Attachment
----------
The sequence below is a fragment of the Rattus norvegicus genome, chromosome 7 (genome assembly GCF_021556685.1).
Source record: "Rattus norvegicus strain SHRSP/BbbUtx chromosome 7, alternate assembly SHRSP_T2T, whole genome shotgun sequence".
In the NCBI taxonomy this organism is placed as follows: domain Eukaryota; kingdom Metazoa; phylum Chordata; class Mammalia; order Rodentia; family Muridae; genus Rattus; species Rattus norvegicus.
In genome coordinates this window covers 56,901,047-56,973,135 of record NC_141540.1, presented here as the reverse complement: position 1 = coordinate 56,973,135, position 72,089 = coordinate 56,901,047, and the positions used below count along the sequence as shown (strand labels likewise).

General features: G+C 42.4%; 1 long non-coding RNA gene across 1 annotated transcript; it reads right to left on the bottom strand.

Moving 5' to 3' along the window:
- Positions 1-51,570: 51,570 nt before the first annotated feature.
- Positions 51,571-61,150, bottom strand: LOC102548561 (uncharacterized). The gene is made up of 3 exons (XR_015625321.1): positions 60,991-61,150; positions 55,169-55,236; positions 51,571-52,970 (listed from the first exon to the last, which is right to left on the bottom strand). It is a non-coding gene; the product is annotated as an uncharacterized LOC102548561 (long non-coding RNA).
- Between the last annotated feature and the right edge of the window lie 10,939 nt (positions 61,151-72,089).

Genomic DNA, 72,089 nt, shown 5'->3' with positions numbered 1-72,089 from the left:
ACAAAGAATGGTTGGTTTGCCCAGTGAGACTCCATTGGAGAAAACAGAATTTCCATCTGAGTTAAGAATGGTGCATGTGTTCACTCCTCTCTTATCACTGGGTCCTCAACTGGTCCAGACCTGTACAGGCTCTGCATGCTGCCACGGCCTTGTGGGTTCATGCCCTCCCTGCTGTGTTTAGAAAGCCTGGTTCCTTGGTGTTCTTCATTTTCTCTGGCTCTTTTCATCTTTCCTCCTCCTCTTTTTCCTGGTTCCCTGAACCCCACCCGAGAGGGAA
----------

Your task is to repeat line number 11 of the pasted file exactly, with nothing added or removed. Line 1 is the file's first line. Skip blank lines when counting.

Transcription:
ACAAAGAATGGTTGGTTTGCCCAGTGAGACTCCATTGGAGAAAACAGAATTTCCATCTGAGTTAAGAATGGTGCATGTGTTCACTCCTCTCTTATCACTGGGTCCTCAACTGGTCCAGACCTGTACAGGCTCTGCATGCTGCCACGGCCTTGTGGGTTCATGCCCTCCCTGCTGTGTTTAGAAAGCCTGGTTCCTTGGTGTTCTTCATTTTCTCTGGCTCTTTTCATCTTTCCTCCTCCTCTTTTTCCTGGTTCCCTGAACCCCACCCGAGAGGGAA